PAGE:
[Note: The following photos only underwent cropping and essentially were not edited and came straight from the camera.]
The tracking of moving subjects for this camera is really good and I was able to track moving objects, from bikers and skaters to motorcycles and family vans. This isn’t the type of camera you can shoot for fast sports photography but this will be really useful for photographing running kids or marauding pets.
And talk about zoom… This camera has 18x zoom! Just imagine what you can shoot with that capability! However, note that when the lens is zoomed in all the way, a slight movement in your hands will lead to great camera shake.
When you zoom, zoom with caution…
Anyway, with this level of zooming capability, imagine where your photography can take you…
There is a “P” mode where you can have a little control of the picture-taking process. In this mode, you can control the ISO level, the White Balance, the autofocus mode, etc. As a DSLR user, I always like to have a modicum of control on any camera that I use, and for me, this is a big plus for this point-and-shoot. Don’t expect to have the same level of adjustments as you can get from a DSLR or a more advanced compact though. The “P” mode is just an added bonus for this camera and not its raison d’être. Just be happy that it’s there. :)
There are a lot more things the camera has in store. For example, you can remotely control the camera via wifi! So, with this camera and a paired smartphone, you can take your selfies with a more capable shooter. What’s more, your smartphone will be your “screen” so you will have a good look at the shot even before you push the trigger.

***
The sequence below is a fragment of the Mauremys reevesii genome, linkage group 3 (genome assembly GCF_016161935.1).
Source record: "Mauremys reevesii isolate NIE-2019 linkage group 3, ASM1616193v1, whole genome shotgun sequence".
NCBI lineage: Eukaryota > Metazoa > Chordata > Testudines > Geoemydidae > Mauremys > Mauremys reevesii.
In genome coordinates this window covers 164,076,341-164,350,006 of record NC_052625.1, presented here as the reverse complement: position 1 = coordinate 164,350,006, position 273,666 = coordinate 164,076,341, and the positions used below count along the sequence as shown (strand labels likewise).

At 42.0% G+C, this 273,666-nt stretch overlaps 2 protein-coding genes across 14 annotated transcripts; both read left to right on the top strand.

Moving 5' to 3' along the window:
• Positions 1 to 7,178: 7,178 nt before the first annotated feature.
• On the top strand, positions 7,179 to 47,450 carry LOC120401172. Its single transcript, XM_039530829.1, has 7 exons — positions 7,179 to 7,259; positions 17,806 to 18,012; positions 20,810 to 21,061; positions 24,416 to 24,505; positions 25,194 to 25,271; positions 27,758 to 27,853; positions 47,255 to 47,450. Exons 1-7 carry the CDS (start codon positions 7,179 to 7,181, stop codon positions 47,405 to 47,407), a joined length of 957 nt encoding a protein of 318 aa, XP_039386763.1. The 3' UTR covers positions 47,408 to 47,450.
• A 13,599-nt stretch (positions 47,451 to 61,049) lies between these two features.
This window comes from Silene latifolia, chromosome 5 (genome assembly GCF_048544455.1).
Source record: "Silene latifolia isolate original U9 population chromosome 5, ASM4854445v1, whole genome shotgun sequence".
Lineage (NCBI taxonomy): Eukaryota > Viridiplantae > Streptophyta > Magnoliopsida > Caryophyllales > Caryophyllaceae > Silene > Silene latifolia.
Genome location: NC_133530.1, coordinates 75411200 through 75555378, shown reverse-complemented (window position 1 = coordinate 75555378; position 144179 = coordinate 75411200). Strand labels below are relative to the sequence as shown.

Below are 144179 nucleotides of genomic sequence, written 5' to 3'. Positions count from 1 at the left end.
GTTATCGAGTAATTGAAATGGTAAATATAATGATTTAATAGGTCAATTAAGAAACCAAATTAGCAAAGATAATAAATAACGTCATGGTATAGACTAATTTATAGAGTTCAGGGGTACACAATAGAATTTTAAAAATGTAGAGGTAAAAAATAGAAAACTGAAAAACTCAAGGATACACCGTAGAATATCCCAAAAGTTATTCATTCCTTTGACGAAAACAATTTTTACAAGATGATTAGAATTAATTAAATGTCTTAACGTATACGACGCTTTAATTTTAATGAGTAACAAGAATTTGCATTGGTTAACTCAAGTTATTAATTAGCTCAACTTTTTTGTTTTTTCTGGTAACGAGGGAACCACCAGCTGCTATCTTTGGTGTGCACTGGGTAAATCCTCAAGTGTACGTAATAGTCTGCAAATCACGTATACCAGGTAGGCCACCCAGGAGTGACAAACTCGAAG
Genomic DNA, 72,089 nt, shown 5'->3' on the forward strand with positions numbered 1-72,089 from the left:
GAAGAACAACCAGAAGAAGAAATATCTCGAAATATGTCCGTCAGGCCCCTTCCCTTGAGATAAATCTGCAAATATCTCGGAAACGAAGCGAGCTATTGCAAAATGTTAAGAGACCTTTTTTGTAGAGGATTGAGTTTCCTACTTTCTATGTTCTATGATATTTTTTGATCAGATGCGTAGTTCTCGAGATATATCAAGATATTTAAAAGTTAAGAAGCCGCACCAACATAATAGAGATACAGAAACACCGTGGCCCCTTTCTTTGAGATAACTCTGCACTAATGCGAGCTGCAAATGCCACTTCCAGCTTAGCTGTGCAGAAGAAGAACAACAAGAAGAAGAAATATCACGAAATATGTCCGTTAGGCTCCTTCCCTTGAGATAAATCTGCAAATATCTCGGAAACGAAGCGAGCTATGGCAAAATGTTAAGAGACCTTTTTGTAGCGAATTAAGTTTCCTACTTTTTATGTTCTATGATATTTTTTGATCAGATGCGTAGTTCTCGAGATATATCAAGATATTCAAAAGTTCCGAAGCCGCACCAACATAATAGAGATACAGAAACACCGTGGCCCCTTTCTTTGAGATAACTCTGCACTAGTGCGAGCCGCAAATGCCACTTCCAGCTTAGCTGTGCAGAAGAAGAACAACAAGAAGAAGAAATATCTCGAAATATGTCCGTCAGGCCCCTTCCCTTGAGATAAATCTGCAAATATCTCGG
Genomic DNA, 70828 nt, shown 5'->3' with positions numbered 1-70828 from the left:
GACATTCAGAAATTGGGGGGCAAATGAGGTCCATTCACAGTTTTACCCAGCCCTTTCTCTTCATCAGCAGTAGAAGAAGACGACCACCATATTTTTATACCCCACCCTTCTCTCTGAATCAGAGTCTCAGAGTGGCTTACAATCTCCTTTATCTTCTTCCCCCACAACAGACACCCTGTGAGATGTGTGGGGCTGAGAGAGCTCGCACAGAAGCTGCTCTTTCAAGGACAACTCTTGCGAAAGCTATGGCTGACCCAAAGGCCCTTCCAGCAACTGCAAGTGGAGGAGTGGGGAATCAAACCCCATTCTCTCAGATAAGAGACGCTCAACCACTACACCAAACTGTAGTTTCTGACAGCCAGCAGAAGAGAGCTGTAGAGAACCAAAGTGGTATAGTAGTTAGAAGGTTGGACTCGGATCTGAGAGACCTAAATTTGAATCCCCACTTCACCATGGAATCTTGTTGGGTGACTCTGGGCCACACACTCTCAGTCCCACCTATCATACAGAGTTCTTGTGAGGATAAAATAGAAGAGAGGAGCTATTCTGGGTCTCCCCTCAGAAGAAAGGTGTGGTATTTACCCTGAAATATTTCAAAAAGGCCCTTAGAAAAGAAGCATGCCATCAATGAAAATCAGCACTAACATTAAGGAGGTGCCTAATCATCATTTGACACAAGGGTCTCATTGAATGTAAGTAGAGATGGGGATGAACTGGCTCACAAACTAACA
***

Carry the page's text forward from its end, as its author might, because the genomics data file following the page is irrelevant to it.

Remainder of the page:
With the wifi function, you can also send images from the camera to your smartphone. There are a million photo editing apps out there for smartphones. And when the pictures are loaded into your phone, you will be able to edit them to your heart’s content and share them on social media easily! Actually, connection-wise, you’ll fare better if you have an Android phone. Since the camera is NFC-equipped, transferring photos between the camera and your NFC-capable Android phone will be much, much easier. As an iOS user, that is something from Android that I envy…
There are also other effects that are a little gimmicky, like pinhole camera, fish-eye, monochrome, to name a few. It has a “Creative Shot” mode and in this setting, the camera will take six images taken six different ways. Again, as in the “P” mode, it’s nice that it’s there though I don’t see myself using it much.
And yes, this camera shoots Full HD videos at 30fps and video capture is really nice for this range of cameras.
The only thing I wish this camera had was a dedicated GPS sensor. My old Canon Powershot SX230 HS had one; I wish this model had one too.
This camera will definitely have a space in my everyday bag. It’s compact, it’s nice to hold, and is more capable than a cameraphone. If you do not carry a bag on a daily basis, then you may be contented with your phone. But, if you are like me, who always has a bag (I don’t like putting my wallet nor my phone in my jeans' pockets), then a dedicated camera is a plus, and the Canon Powershot SX610HS is a good option. The camera easily turns on, is ready at a moment’s notice, can really zoom in, and has a bigger sensor than a typical smartphone. If you are on the fence regarding getting a compact camera and you like taking pictures, then struggle no more. Get this camera and put it in your purse or bag. You won’t regret it.
Gear used to make this post:
-- Canon 7D